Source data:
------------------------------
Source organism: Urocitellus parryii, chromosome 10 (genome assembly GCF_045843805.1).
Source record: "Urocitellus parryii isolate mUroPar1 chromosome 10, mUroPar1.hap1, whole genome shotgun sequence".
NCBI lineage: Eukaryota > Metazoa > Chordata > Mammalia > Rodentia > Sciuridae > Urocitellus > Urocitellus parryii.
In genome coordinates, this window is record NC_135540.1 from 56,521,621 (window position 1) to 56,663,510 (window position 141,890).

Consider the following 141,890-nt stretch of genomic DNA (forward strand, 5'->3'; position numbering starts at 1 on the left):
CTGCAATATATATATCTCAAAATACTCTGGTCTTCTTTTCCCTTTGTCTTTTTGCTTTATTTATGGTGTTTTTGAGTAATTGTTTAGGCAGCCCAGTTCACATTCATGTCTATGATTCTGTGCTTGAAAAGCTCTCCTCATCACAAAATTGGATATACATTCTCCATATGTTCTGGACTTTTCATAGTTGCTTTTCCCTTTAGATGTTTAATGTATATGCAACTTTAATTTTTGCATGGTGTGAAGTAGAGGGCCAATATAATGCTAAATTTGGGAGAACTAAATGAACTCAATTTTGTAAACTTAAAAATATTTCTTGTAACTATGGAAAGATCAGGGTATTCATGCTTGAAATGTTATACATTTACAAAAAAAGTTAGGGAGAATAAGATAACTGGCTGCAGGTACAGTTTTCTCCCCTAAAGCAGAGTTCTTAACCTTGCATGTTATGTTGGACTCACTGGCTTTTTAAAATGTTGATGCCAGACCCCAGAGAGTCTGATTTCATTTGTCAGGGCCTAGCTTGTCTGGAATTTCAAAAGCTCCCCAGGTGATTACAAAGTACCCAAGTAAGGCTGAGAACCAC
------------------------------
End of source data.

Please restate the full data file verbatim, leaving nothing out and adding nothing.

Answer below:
Source organism: Urocitellus parryii, chromosome 10 (genome assembly GCF_045843805.1).
Source record: "Urocitellus parryii isolate mUroPar1 chromosome 10, mUroPar1.hap1, whole genome shotgun sequence".
NCBI lineage: Eukaryota > Metazoa > Chordata > Mammalia > Rodentia > Sciuridae > Urocitellus > Urocitellus parryii.
In genome coordinates, this window is record NC_135540.1 from 56,521,621 (window position 1) to 56,663,510 (window position 141,890).

Consider the following 141,890-nt stretch of genomic DNA (forward strand, 5'->3'; position numbering starts at 1 on the left):
CTGCAATATATATATCTCAAAATACTCTGGTCTTCTTTTCCCTTTGTCTTTTTGCTTTATTTATGGTGTTTTTGAGTAATTGTTTAGGCAGCCCAGTTCACATTCATGTCTATGATTCTGTGCTTGAAAAGCTCTCCTCATCACAAAATTGGATATACATTCTCCATATGTTCTGGACTTTTCATAGTTGCTTTTCCCTTTAGATGTTTAATGTATATGCAACTTTAATTTTTGCATGGTGTGAAGTAGAGGGCCAATATAATGCTAAATTTGGGAGAACTAAATGAACTCAATTTTGTAAACTTAAAAATATTTCTTGTAACTATGGAAAGATCAGGGTATTCATGCTTGAAATGTTATACATTTACAAAAAAAGTTAGGGAGAATAAGATAACTGGCTGCAGGTACAGTTTTCTCCCCTAAAGCAGAGTTCTTAACCTTGCATGTTATGTTGGACTCACTGGCTTTTTAAAATGTTGATGCCAGACCCCAGAGAGTCTGATTTCATTTGTCAGGGCCTAGCTTGTCTGGAATTTCAAAAGCTCCCCAGGTGATTACAAAGTACCCAAGTAAGGCTGAGAACCAC